The Southwestern Historical Quarterly, Volume 19, July 1915 - April, 1916 Page: 193
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The Alta California Supply Ships, 1773-76
brought from Sonora by Anza."8 Twenty-five more soldiers had
been sent to Alta California in consequence of an Indian out-
break at San Diego, and a few sailors had been left by the Prin
cipe. The province might thus be considered to. have advanced
and become better guarded, but this had also made necessary the
shipment ,of increased stores of supplies, until such time as the
soil should provide enough to relieve the royal treasury. Rivera
had failed to pay attention to agricultural development of the
province; otherwise, there might have been crops enough to sus-
tain the settlers.89
Meanwhile, the boat shortage had been cleared up by the chance
arrival at Acapulco of the merchant ship. Fenix, coming from
Guayaquil. Areche could go to Peru in that, wrote Bucarely on
December 27, as also a naval officer to solicit a frigate there for
use in the projected exploration. This expedition had been sus-
pended, however, until 1778, as scarcity of boats was still a factor.
Bucarely then recounted various measures by which he planned
to hasten supplies to Alta California. But for the arrival of
the Penix, it would have been difficult to send enough. As mat-
ters were, the Santiago could replace the smaller San. Carlos and
with the aid of the Principe could perhaps carry all the provi-
sions required. If it seemed necessary, however, Bucarely would
also send the San Carlos, so that the province might be less em-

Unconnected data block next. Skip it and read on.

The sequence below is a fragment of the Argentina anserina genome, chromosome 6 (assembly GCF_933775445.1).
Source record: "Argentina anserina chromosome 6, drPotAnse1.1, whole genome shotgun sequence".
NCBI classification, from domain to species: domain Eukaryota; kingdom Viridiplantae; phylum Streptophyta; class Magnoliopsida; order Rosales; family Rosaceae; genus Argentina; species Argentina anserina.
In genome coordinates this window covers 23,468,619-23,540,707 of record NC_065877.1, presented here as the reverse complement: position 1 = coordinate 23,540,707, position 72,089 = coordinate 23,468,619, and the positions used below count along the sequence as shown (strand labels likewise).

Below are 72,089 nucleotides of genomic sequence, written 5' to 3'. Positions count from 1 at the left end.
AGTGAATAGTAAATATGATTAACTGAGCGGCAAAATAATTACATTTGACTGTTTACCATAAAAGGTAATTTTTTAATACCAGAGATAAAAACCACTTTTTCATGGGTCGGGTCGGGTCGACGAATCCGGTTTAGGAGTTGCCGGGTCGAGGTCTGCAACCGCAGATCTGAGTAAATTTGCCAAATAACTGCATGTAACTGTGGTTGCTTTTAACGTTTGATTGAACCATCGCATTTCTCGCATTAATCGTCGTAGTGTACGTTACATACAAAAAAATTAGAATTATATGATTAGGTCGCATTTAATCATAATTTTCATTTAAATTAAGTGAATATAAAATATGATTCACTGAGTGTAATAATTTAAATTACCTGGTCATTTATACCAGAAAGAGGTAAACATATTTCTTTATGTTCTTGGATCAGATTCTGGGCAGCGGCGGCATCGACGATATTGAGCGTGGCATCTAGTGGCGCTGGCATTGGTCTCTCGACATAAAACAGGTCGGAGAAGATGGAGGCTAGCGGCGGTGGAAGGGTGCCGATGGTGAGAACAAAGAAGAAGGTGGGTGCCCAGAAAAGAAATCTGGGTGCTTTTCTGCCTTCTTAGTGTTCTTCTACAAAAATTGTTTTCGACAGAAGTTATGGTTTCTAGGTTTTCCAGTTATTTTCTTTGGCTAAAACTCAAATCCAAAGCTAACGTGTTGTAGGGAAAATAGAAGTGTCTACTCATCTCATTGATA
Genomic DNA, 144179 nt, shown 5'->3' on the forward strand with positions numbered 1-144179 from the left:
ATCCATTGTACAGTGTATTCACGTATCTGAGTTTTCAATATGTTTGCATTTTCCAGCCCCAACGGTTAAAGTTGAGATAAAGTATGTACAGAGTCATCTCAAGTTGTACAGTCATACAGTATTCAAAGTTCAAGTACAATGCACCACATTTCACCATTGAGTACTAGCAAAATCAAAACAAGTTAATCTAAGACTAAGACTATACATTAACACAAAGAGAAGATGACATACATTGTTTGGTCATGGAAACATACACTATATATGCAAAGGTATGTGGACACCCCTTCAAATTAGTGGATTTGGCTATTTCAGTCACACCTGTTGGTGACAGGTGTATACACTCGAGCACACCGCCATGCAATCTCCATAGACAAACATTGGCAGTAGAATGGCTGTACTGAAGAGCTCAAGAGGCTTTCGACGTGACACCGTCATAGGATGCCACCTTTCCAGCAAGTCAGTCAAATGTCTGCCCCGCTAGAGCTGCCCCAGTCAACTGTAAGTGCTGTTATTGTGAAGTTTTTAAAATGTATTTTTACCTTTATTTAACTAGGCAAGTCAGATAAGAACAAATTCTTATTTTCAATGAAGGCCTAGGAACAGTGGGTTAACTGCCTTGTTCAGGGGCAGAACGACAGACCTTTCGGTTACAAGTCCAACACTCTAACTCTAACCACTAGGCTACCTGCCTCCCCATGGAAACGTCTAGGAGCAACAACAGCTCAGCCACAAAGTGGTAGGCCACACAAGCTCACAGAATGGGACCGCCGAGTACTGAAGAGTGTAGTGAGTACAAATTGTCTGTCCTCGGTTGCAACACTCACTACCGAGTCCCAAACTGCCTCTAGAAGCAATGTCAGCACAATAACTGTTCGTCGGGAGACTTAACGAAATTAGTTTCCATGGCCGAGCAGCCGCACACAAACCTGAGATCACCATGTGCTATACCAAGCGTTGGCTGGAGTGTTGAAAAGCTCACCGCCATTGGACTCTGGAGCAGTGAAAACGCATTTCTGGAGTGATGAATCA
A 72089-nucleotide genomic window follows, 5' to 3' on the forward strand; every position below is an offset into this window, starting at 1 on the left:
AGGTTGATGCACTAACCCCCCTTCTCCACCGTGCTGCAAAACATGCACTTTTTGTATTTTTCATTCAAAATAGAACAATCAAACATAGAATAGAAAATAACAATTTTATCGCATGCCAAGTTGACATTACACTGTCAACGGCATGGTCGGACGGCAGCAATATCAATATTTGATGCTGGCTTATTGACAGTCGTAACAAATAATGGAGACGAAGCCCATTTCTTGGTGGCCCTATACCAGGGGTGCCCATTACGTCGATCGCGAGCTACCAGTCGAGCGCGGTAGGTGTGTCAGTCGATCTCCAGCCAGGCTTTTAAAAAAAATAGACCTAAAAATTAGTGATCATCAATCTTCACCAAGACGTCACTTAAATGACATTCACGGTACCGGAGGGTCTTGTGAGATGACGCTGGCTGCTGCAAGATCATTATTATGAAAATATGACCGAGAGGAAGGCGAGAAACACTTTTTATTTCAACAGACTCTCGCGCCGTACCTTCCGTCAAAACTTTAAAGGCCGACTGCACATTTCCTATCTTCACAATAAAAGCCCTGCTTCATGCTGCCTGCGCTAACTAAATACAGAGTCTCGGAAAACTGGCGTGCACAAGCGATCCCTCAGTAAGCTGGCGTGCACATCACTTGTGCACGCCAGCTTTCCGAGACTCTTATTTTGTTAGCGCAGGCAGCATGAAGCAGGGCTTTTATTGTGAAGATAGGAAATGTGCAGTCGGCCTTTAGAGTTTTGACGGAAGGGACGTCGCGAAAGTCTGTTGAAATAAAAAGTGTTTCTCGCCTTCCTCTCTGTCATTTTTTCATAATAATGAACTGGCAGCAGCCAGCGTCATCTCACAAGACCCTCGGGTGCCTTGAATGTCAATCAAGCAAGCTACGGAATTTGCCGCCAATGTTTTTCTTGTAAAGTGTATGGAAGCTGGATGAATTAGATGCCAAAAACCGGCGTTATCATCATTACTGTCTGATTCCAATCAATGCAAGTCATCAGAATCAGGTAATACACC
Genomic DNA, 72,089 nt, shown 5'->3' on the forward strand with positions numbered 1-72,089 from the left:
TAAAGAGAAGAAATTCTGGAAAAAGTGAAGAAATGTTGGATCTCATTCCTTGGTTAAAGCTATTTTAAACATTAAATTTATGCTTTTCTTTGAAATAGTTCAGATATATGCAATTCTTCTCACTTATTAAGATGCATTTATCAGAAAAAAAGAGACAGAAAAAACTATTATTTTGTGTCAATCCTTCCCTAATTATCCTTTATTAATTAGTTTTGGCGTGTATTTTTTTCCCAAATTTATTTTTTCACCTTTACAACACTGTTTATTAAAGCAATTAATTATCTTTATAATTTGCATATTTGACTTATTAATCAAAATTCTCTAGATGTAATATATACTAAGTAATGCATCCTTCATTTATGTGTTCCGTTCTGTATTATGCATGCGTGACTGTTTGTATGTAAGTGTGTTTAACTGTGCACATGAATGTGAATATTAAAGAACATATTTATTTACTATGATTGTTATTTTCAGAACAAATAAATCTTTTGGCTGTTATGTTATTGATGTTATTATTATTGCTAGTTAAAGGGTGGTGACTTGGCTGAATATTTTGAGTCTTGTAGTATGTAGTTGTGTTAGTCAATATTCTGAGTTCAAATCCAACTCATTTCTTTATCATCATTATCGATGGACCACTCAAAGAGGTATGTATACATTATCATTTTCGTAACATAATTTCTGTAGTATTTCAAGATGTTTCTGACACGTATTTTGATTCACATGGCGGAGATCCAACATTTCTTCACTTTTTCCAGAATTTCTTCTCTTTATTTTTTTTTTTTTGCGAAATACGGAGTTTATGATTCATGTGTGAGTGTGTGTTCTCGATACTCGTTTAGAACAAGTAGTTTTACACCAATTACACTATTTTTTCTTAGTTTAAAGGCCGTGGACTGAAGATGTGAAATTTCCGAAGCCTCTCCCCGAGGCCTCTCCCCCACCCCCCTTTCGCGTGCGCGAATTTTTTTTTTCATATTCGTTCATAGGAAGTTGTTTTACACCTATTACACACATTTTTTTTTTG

barrassed in 1778 when the exploring voyages were to take place.
At all events, it was more important to supply Alta California
than to make the explorations.40
On the same day Bucarely announced the return of the San
Carlos from San Francisco. It brought news that the new set-
tlement was making excellent progress, but Bucarely was not
going to take any chance of a decline. He was seeking a surgeon,
carpenter, mason, and smith in Mexico for that settlement, and
was sending to San Blas by forced marches a quantity of cloth-
ing, tools, and other utensils for San Francisco, agricultural tools
being especially abundant. Having heard that there was a scarcity
of provisions at San Francisco, he had ordered the Santiago to
88Anza brought thirty soldiers destined to, remain. These and their
families aggregated 246 persons.
8OA. G. de I., 104-6-18.
"A. G. de I., 104-6-18.
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Texas State Historical Association. The Southwestern Historical Quarterly, Volume 19, July 1915 - April, 1916, periodical, 1916; Austin, Texas. (texashistory.unt.edu/ark:/67531/metapth101067/m1/208/: accessed October 17, 2017), University of North Texas Libraries, The Portal to Texas History, texashistory.unt.edu; crediting Texas State Historical Association.